Credit where credit is due, I have always been grateful for how Baby Boomers redefined retirement and aging. I clearly recall my grandfathers—both of The Greatest Generation— retiring at around the age of 65, as if the clock ran out and they had to leave their work to putter in boredom until they died. I think about my mom who was born smack in the middle of the Baby Boom generation and won’t be retiring until she’s in her early 70s and has plans after retirement to consult or work part-time in her profession in some capacity. Part of working this long has been because she’s been a widow for over two decades and is an educator who needs to work in order to get maximum benefits. Yet, that aside, the other reason is indicative of how Boomers are redefining what aging looks like and how they want to use their retirement years. According to a Gallup poll, a solid 10% of Americans claimed they planned to work long past retirement age. Certainly, part of that is due to most Americans famously not having enough money set aside for their senior years along with an obsession with the American way of finding meaning through work, but we also have to credit how Boomers have redefined aging and vitality. As the generation following behind them, on this, I applaud and am grateful for what Boomers have paved. See? I’m not entirely salty about Boomers. The pandemic curtailed this Boomer retirement plan of working past retirement for a variety of reasons and that’s disappointing because if there is anything Boomers don’t put up with it’s standing idly by while life is decided for them.
Boomers refusing to shuffle off has also been good for the economy. Gen X has long worried over the fact that the outsized generation before them will basically sop up most of Social Security income before any of us X’ers will have the chance to benefit. Now with more Boomers retiring earlier than planned, these worries are becoming more fully realized even quicker. Adding to that, Boomers’ presence in the workplace helped compensate for things like reduced immigration and the falling birth rates. Additionally, The Great Retirement is potentially inflationary. Employers will be competing for a smaller labor pool and will have to pay higher wages, which means raising the prices of their products. This could contribute to a wage-price spiral, where rising prices lead empowered workers to demand raises to keep up, fueling even more inflation.
Employers who are smart are considering how to retain their Boomer-aged employees from being part of the Great Retirement by improving labor conditions, evaluating age discrimination in the workplace, and how they can make their workplace more appealing for workers, not just Boomers, but all employees who want to stick around. I’ve been saying it for months, it’s an employee, not an employer-driven workplace currently. Companies that are examining how they support their aging employees post-pandemic are likely the ones who will maintain retention as polls are showing that many Boomers do have an interest in remaining connected to their jobs at some capacity in semi-retirement through things like reduced hours, consulting, or flexible hours. Yet, sadly, only one in five retirees of a large pool polled by the Harris Poll for Express Employment Professionals, a staffing agency, claimed their company had any interest in options like this.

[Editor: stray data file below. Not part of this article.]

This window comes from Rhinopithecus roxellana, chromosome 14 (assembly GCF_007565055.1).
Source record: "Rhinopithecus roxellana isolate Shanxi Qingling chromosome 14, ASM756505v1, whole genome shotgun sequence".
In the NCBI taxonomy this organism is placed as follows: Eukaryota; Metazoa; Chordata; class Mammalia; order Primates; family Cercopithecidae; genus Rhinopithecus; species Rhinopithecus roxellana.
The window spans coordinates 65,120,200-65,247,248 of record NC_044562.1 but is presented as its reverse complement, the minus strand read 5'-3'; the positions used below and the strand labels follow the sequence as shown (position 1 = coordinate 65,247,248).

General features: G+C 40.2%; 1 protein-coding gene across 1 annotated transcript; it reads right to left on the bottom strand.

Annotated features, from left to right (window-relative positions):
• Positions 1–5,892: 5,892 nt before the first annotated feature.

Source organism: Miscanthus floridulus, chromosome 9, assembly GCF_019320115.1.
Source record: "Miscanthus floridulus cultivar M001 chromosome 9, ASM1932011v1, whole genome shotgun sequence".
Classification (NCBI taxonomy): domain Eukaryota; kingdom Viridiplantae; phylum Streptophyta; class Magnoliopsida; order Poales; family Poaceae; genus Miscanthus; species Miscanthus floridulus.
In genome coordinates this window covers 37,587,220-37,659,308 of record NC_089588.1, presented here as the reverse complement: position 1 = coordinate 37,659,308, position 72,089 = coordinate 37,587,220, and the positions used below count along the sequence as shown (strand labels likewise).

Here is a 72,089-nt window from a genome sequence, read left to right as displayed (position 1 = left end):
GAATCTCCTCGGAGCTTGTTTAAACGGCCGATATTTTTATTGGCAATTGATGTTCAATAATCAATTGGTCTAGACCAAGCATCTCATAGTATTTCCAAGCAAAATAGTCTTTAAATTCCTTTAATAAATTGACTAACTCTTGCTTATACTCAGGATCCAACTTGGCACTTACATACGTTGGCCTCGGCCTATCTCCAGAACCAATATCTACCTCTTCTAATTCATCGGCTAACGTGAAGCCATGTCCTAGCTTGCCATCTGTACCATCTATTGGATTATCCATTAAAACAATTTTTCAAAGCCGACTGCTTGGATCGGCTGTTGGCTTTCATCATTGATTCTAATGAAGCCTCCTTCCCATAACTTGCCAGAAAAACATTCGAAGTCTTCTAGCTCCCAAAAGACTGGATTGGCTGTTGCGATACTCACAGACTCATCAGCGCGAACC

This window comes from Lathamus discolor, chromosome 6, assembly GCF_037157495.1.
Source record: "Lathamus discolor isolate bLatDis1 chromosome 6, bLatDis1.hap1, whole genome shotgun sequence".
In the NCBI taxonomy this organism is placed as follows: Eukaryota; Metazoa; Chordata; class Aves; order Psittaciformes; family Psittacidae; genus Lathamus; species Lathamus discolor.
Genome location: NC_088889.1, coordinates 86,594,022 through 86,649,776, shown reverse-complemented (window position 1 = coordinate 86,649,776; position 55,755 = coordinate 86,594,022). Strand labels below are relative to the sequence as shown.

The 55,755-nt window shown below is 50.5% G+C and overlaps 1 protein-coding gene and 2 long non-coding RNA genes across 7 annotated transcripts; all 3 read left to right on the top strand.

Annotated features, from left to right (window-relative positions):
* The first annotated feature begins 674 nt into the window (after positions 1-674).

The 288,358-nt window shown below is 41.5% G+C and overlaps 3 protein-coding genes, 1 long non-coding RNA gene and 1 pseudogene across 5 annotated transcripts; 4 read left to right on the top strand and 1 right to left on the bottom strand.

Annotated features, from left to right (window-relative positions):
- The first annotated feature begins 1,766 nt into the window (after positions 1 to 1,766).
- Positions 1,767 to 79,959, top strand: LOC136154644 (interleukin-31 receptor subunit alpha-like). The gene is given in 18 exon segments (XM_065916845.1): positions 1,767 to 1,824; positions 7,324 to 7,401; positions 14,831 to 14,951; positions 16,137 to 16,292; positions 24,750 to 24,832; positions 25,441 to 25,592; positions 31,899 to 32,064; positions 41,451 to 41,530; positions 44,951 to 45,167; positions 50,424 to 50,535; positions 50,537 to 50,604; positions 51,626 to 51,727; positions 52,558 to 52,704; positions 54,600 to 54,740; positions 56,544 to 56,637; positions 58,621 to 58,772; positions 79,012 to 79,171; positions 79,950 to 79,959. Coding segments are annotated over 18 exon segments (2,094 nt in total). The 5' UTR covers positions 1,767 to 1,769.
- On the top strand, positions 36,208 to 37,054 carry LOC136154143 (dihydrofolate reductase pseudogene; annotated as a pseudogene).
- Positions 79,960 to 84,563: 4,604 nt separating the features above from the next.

All That Said, You Decided to Retire. How to Rebuild Your Wardrobe Now
For whatever reason, you decided to retire during the pandemic. I received a request from a reader who was part of The Great Resignation and couldn’t be happier with her choice to retire. As with many women entering this new phase of life, 90% of this reader’s wardrobe is work-related and she is now in the process of rethinking what she needs in her closet. She requested a blog post on the topic. As luck would have it, I recently built a capsule for a client who is going through something similar and as luck would have it again, she agreed to let me share what I have done for her so far.
My client, who I have named Mrs. Ebullient due to her very cheery, personable, and affable personality, reached out when she realized that her retirement wardrobe was lacking and was struggling to figure out how to reshape and correct it. Mrs. Ebullient is a young Canadian retiree and former government employee. She wasn’t specific in her reasons for retirement but being only 55 —actually a cool Gen X’er, not a Boomer — she is in a position where she still has decades of enjoyable retirement years ahead and deserves a wardrobe to match all the possibilities to come.